CHAPEL HILL- Board of Elections Director Tracy Reams came before Orange County Commissioners last week to update officials on the many recent changes to state election law.
All voters must provide photo ID by 2016, Reams said, but the process of educating voters about the new law will start next year.
“We will be required to ask people ‘Do you have ID?’” said Reams. “They won’t be required to provide it in 2014, but we have to ask if they have it. And if they do not they will have to sign a declaration to let us know they do not have it.”
While the voter ID law has received much attention both locally and nationally, Reams says other, less publicized provisions of House Bill 589 will have a significant impact on local voters.
Beginning in January of 2014, a new rule prohibits voters who go to the wrong precinct from casting provisional ballots. Reams said all voters who ask will be handed provisional ballots, but the votes won’t be counted.
“If a voter went to another precinct and they were not assigned that precinct, they were allowed to vote a provisional ballot,” said Reams. “With the enactment of House Bill 589, if anyone votes outside their correct precinct we cannot count that ballot for any contest at all.”
And Reams said the timing of North Carolina’s presidential primary is now wholly dependent on when South Carolinians go to the polls.
“We will now be required to follow what South Carolina does. If they hold their primary prior to the first Monday in May, then we have to hold our primary the Tuesday following them,” said Reams. “The past four to six primaries at least, they’ve held their primary in January or February. That tells us that more than likely we’re going to have a primary in February or March. So we will probably be early voting over the Christmas holidays.”
Though it’s too early to say how much that will cost, she told commissioners the expense will be significant.
“It will be an additional cost for the county, because we’ll have to hold a presidential primary in addition to all the other primaries that will be held, as traditionally, in May.”
In addition, the option to vote a straight party ticket has now been removed from ballots, and the process for requesting and filling out absentee ballots has changed.
Commissioner Mark Dorosin called the new rules an effort by the Republican-led General Assembly to disenfranchise voters.
“Clearly what’s happening here is an attempt to suppress voter turnout,” said Dorosin. “We had a very high turnout in early voting in the last two presidential elections, so that’s been cut. We had a tremendous amount of same-day registrations, so that’s been cut.”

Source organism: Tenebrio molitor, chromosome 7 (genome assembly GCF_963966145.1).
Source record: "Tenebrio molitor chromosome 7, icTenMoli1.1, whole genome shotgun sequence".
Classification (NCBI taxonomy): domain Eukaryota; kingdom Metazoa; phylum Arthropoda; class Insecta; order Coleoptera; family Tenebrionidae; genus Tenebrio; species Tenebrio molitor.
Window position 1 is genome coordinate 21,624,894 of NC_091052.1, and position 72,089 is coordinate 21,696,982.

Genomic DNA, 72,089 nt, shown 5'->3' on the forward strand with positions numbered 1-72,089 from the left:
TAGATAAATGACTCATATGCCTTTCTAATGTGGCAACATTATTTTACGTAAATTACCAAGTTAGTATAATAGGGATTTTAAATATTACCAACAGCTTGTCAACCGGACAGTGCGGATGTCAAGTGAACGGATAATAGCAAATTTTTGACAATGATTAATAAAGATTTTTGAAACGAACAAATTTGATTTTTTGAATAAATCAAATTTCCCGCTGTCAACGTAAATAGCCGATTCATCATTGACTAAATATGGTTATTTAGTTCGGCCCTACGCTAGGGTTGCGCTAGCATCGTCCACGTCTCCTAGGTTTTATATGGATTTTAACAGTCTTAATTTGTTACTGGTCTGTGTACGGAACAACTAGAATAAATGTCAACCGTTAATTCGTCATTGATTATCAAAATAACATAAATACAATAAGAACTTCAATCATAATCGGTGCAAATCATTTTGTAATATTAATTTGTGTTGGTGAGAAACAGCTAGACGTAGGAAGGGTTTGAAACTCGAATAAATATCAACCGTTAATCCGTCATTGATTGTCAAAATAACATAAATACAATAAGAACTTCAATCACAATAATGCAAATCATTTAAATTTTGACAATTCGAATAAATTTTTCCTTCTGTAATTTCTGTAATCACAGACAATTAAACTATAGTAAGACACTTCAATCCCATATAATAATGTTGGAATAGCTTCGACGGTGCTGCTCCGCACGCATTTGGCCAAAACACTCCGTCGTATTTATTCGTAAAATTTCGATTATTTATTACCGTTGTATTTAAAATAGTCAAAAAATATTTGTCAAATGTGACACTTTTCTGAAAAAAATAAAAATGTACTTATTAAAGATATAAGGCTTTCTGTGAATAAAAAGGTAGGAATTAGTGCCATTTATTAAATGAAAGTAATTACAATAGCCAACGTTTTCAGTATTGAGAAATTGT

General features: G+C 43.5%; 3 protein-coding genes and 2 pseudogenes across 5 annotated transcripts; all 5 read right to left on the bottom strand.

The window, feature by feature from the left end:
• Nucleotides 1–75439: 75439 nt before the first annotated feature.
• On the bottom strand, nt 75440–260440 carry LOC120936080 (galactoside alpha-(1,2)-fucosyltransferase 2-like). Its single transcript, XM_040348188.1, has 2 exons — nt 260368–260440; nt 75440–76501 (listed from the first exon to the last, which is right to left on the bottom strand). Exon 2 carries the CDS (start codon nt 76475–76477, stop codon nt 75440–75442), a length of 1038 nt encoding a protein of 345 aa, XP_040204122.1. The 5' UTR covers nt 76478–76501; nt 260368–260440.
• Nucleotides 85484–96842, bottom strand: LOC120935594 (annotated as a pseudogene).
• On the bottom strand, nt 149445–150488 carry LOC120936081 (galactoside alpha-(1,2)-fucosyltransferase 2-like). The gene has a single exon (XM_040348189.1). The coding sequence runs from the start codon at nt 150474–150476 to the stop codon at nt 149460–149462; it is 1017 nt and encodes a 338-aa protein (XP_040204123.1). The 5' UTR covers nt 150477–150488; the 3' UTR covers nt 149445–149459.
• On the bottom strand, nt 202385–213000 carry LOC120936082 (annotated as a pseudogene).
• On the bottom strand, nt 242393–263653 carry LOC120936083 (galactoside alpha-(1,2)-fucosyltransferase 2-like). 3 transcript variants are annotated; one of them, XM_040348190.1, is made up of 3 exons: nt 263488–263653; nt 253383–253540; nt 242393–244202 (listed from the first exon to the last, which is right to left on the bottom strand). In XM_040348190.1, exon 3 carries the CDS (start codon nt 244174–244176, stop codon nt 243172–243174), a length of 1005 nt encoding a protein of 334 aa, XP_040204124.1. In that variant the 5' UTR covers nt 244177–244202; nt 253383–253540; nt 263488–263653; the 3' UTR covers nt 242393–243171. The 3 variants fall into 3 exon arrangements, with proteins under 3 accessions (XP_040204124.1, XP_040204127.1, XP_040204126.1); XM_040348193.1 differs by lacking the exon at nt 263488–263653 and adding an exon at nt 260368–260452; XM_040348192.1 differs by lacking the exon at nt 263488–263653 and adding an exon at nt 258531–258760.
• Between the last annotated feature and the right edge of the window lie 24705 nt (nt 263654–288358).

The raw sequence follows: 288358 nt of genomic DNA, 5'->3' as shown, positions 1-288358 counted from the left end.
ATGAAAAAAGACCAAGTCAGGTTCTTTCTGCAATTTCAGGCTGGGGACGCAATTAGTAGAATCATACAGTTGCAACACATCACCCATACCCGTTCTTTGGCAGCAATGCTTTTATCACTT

Board Chair Barry Jacobs thanked the Orange County Board of Elections for what he called their bi-partisan spirit of cooperation. Currently the three-member board is comprised of one Democrat and two Republicans, as appointed by the state Board of Elections.
In light of the many changes that will impact local voters, Jacobs encouraged the board to seek extra funding for voter outreach.
“If you need more assistance, if the Board of Elections thinks of ways you would like to be more creative to try and reach voters, please tell Miss Reams and have her ask it as part of the budget process,” said Jacobs. “There is nothing more important in a democracy than people having the opportunity to cast their ballot.”
You can read the full text of House Bill 598 here:
And the report presented to the Board of Commissioners here:
Orange County Board of Elections website: http://www.co.orange.nc.us/elect/index.asphttp://chapelboro.com/news/election/oc-board-of-elections-director-lays-out-voting-changes/
WINSTON-SALEM – Experts in government law say the chairman of the Watauga County Board of Elections broke no state law when he asked that a heated discussion during a board meeting be dropped from the minutes.
The Winston-Salem Journal reports that UNC School of Government Professor Frayda Bluestein said the board can limit the detail in the official minutes as it sees fit.
After board chairman Luke Eggers learned that a first draft of the meeting minutes contained a description of the discussion at the Aug. 12 meeting, he requested that it not be used.
Board member Kathleen Campbell said the parts of the earlier meeting erased from the minutes include her question on how much money would be saved by consolidating precincts, eliminating a polling location at Appalachian State University.http://chapelboro.com/news/state-government/experts-say-watauga-elections-board-broke-no-law/